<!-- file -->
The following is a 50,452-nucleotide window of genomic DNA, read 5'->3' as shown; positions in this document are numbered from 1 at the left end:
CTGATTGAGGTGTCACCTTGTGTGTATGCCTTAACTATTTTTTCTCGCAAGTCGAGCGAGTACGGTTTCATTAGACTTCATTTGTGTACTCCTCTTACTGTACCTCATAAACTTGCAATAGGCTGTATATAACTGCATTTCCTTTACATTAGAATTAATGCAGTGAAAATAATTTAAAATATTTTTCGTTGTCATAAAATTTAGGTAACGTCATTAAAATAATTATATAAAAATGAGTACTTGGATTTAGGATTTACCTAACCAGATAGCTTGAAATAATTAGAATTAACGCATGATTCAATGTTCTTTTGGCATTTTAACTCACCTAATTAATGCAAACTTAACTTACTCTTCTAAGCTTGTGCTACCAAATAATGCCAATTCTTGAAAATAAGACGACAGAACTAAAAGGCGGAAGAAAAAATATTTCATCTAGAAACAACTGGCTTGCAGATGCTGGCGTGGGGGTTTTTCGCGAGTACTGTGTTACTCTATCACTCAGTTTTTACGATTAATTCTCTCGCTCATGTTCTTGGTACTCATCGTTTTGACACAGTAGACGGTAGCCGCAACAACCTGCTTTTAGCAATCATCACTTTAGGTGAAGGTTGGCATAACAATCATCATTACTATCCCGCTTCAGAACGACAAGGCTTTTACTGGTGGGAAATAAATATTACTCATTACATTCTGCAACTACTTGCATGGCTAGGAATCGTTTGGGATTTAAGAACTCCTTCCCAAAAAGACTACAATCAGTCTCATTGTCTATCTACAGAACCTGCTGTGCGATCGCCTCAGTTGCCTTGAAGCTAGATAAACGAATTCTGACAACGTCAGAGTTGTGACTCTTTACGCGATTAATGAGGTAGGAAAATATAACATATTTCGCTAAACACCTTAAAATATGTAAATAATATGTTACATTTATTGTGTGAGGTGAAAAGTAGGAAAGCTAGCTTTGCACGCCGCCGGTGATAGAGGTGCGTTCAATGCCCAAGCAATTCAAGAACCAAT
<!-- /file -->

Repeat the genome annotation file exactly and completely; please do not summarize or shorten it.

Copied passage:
The following is a 50,452-nucleotide window of genomic DNA, read 5'->3' as shown; positions in this document are numbered from 1 at the left end:
CTGATTGAGGTGTCACCTTGTGTGTATGCCTTAACTATTTTTTCTCGCAAGTCGAGCGAGTACGGTTTCATTAGACTTCATTTGTGTACTCCTCTTACTGTACCTCATAAACTTGCAATAGGCTGTATATAACTGCATTTCCTTTACATTAGAATTAATGCAGTGAAAATAATTTAAAATATTTTTCGTTGTCATAAAATTTAGGTAACGTCATTAAAATAATTATATAAAAATGAGTACTTGGATTTAGGATTTACCTAACCAGATAGCTTGAAATAATTAGAATTAACGCATGATTCAATGTTCTTTTGGCATTTTAACTCACCTAATTAATGCAAACTTAACTTACTCTTCTAAGCTTGTGCTACCAAATAATGCCAATTCTTGAAAATAAGACGACAGAACTAAAAGGCGGAAGAAAAAATATTTCATCTAGAAACAACTGGCTTGCAGATGCTGGCGTGGGGGTTTTTCGCGAGTACTGTGTTACTCTATCACTCAGTTTTTACGATTAATTCTCTCGCTCATGTTCTTGGTACTCATCGTTTTGACACAGTAGACGGTAGCCGCAACAACCTGCTTTTAGCAATCATCACTTTAGGTGAAGGTTGGCATAACAATCATCATTACTATCCCGCTTCAGAACGACAAGGCTTTTACTGGTGGGAAATAAATATTACTCATTACATTCTGCAACTACTTGCATGGCTAGGAATCGTTTGGGATTTAAGAACTCCTTCCCAAAAAGACTACAATCAGTCTCATTGTCTATCTACAGAACCTGCTGTGCGATCGCCTCAGTTGCCTTGAAGCTAGATAAACGAATTCTGACAACGTCAGAGTTGTGACTCTTTACGCGATTAATGAGGTAGGAAAATATAACATATTTCGCTAAACACCTTAAAATATGTAAATAATATGTTACATTTATTGTGTGAGGTGAAAAGTAGGAAAGCTAGCTTTGCACGCCGCCGGTGATAGAGGTGCGTTCAATGCCCAAGCAATTCAAGAACCAAT